Forty years Israel wandered in the desert, unable to claim the promise given them through Moses.
Forty years forbidden to set foot across the Jordan and partake of the bounty that lay on the other side.
Forty years of death as the rebellious ones were laid to rest because of their rebellion.
I bet they got tired of traveling. I bet they were weary of moving on. I bet they wondered (even though they had sure knowledge) just when this would be over.
And all that time, even in the midst of their heartsick longing to go back, have a do-over, make it right and the heavy weight of knowing, knowing, knowing there would be no going back, the LORD was in their midst-a pillar of cloud by day and a pillar of fire by night-He was there.
I understand completely.
Sundown yesterday began the Feast of Tabernacles for Jews around the world. It’s a seven day period to celebrate God’s faithfulness in the wilderness and to remember that this world is not our home.
I think it is a beautiful tradition and a wonderful way to speak truth to our hearts.
Because it’s easy to forget.
Unless something happens that sharpens the homesick longing that lies latent in all our hearts, it’s easy to get comfortable here. Life seems pretty good-we gather our people and our stuff around us and think, “I could stay here forever.”
But no one stays here forever.
This world is not my home.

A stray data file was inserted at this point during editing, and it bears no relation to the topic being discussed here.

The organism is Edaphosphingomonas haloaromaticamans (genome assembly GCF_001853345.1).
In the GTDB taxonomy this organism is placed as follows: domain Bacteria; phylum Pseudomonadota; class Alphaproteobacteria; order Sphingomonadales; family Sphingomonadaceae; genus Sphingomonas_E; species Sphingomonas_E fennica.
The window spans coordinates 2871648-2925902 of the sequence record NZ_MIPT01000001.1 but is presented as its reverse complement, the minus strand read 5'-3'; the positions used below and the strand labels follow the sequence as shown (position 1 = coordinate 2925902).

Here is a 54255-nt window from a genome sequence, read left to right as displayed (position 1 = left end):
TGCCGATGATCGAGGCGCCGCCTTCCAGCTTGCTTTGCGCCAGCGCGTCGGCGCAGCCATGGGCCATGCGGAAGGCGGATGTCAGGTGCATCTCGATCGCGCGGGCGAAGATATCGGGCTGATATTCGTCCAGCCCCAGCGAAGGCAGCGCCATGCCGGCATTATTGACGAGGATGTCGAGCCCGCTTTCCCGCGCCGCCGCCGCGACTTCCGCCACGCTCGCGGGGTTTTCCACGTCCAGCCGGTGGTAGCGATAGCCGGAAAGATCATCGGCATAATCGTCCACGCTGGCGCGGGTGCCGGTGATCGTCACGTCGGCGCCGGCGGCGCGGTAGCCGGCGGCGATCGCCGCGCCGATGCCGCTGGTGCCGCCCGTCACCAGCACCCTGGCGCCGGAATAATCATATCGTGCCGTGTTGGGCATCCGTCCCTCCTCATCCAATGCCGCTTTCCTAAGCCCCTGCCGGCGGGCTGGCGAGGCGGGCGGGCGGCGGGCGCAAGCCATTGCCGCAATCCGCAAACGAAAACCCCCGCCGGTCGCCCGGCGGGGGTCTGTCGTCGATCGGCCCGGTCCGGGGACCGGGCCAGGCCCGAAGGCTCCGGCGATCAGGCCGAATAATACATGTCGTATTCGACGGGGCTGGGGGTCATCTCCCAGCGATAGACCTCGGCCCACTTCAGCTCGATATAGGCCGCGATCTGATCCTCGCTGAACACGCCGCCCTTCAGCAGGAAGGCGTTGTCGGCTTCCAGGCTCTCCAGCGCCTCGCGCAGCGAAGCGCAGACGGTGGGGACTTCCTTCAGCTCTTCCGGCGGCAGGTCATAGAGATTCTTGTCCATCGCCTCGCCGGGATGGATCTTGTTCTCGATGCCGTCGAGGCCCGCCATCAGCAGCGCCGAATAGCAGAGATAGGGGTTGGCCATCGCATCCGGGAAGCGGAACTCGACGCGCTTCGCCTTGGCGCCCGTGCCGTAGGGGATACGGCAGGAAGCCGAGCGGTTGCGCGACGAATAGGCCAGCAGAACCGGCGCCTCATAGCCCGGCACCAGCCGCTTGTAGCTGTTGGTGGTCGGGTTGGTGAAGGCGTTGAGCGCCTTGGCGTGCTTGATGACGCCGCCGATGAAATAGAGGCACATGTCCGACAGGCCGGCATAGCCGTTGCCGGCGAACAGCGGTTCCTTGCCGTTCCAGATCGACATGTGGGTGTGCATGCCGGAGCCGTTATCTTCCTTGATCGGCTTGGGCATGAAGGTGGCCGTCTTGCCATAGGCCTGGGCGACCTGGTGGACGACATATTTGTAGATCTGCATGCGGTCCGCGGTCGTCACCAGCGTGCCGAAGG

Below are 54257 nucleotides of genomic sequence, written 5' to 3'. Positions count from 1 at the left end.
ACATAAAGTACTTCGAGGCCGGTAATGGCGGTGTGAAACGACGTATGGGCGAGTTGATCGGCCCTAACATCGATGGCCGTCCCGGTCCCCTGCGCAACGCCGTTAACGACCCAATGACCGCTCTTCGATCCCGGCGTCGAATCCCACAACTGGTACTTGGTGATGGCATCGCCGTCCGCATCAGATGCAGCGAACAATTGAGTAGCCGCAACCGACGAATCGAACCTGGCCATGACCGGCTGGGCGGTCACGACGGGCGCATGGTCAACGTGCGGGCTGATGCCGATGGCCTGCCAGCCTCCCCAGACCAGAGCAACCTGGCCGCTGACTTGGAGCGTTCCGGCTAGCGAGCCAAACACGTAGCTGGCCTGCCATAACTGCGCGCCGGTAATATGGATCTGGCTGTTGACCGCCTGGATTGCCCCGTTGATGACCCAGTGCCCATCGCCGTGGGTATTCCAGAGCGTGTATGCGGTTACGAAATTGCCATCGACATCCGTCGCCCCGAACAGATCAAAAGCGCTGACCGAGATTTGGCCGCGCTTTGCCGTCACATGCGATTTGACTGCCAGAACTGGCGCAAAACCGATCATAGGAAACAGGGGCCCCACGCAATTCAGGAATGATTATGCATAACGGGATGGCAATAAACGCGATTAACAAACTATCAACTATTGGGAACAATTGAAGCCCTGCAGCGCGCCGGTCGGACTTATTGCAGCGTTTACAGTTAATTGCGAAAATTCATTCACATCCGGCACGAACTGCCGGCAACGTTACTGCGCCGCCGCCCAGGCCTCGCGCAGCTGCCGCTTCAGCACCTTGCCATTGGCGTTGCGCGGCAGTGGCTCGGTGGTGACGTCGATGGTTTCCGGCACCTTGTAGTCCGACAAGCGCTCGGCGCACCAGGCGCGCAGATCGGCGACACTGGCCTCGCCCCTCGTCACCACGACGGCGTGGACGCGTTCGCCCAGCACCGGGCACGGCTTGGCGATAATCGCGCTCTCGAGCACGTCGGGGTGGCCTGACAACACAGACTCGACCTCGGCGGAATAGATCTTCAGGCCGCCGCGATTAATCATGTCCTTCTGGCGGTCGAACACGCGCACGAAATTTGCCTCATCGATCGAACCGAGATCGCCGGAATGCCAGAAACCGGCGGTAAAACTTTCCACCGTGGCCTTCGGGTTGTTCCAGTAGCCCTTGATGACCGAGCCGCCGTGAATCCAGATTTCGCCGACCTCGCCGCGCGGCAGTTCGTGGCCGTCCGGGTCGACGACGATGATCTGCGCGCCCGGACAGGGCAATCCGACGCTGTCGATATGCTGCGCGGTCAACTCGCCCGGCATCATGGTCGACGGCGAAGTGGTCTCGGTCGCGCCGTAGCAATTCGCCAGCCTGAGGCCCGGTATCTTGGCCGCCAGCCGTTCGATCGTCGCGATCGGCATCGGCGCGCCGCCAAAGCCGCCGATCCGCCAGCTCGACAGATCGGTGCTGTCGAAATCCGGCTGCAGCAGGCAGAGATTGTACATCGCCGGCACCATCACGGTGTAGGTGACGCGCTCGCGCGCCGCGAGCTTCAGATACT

It never has been.
And I am tired of traveling. I am tired of moving on. I wonder just when this is going to be over.
But even here, God is in the midst of it.
Emmanuel-God With Us-is near.
Jehovah-Shalom-The LORD My Peace-is speaking peace that passes understanding to my weary spirit.
I was created for a place where love and light reign and sickness and death cannot enter.
I feel it every day.
“I began to try to define the pain I felt. Yes, it was sorrow, but it was something more, something infinitely deeper. I felt it all the time, even when I was happy. It wasn’t just sorrow. It was a longing; a pining for a better place and time … no, not just a better place and time, a perfect place and time; a different reality. It felt like longing for home, but not for a home I had ever been to. I began to see that it was something like homesickness …. Perhaps Christians are the most consistently homesick people in the world because they know this world (as it is) isn’t their true home. Yes, I was home, but I was still homesick.”
~Elyse Fitzpatrick, Home